Star Parker Explains Why Trump Is Good For Black People
Star Parker, the founder and president of Urban Cure, explained her opinion as to why black people are supporting President Donald Trump during an interview with Tucker Carlson on Tuesday night.
Parker founded the Center for Urban Renewal and Education (CURE), which describes itself as “a Washington D.C. based public policy institute that promotes market-based solutions to fight poverty.”
“They’ve been loyal to the Democratic Party because blacks have bought this idea of activist government, but something very exciting is happening now with Trump in office. The Trump Administration is focusing on urban communities and initiatives so we have two things happening right now that are very, very exciting,” Parker said.
“First of all, the millennial does not buy this ‘racism behind every rock’ narrative of the Democratic Party because their friends are diverse. They’ve grown up in a society post-civil rights era, so they don’t know that world at all,” she continued. “But secondly, they’re individualist. They like uniqueness. We can see them in the tattoos that they wear. So this whole idea of collectivism and big government doesn’t work for them as well.”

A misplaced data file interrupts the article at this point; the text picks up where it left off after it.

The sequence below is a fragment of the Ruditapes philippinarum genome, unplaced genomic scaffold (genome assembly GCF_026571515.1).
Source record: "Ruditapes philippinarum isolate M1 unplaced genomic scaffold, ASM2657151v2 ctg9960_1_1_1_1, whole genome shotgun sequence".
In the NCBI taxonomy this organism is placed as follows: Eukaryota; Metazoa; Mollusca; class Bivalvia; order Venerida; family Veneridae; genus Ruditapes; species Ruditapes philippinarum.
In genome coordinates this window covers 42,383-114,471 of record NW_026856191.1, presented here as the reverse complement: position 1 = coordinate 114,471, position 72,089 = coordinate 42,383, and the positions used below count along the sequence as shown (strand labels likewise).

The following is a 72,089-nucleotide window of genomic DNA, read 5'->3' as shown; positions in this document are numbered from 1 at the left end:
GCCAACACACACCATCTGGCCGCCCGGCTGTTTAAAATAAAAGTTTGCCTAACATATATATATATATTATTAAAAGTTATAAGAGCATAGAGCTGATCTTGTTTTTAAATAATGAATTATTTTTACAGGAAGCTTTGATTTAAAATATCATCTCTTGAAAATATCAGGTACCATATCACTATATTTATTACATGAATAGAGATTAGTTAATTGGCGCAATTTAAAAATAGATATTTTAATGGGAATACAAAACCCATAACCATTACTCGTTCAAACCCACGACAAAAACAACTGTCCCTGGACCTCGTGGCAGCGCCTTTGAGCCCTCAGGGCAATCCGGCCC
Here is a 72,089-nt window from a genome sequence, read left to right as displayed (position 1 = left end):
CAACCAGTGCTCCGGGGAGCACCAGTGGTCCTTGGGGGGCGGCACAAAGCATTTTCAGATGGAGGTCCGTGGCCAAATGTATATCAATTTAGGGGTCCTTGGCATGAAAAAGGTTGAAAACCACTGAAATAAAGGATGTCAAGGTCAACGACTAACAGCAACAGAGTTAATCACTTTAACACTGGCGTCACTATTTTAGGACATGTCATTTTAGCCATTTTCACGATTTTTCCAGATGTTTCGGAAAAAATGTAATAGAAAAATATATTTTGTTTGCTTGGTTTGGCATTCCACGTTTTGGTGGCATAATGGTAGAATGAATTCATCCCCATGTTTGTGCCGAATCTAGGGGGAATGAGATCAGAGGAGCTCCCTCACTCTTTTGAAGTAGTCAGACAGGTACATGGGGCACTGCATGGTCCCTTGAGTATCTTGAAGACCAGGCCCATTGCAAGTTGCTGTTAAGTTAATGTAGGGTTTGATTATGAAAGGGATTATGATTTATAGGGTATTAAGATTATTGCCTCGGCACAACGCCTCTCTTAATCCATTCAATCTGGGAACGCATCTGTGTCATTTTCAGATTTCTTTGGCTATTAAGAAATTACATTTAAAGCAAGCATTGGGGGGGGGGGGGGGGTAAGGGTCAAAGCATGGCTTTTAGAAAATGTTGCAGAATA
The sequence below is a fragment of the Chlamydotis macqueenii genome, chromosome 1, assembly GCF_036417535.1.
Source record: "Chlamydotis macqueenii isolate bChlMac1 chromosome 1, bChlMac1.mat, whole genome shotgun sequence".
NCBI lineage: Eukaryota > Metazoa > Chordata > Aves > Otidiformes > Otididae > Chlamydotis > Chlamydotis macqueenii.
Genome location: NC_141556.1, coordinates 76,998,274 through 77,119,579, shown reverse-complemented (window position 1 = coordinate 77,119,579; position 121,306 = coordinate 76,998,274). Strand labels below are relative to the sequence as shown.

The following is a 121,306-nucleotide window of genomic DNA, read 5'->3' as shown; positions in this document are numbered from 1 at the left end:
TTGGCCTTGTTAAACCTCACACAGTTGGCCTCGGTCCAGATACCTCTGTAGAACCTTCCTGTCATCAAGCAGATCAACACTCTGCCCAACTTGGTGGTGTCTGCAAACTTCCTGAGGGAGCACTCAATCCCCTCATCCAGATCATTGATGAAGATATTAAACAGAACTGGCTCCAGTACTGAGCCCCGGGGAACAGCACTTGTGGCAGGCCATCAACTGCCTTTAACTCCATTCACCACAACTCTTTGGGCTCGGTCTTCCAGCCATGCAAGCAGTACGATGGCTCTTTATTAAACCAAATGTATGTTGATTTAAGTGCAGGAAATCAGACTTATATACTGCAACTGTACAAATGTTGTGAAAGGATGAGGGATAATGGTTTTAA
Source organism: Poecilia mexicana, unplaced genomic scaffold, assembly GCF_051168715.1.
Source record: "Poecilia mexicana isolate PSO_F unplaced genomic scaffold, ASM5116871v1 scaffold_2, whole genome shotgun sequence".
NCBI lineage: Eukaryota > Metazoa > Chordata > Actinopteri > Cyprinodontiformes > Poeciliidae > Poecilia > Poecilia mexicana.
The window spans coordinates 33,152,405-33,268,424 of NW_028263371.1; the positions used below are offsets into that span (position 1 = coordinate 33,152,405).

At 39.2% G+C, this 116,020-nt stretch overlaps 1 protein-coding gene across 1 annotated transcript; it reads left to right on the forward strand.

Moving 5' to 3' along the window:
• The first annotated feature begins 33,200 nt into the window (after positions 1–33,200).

“If you are an African American voter and your family has been in this country for 400 years, a long time in a lot of cases, and all of a sudden your party is telling you that the real concern is people who aren’t even here legally, foreign nationals from other countries, do you ask yourself at some point but what about me, the American citizen? Does that turn off voters at a certain point?” Carlson asked.
Parker responded, “It’s not only turning them off that this hijacking of the civil rights movement is taking place for legal minorities, but illegals are even more frustrating because now you are looking at an environment to where you have that low-wage worker competing for jobs in communities and against people who will not speak English, so it’s not only affecting the real low-wage, it’s affecting the middle class.”
Parker’s comments come as a caravan — made up of thousands of Central Americans — is coming to the southern border of the United States.
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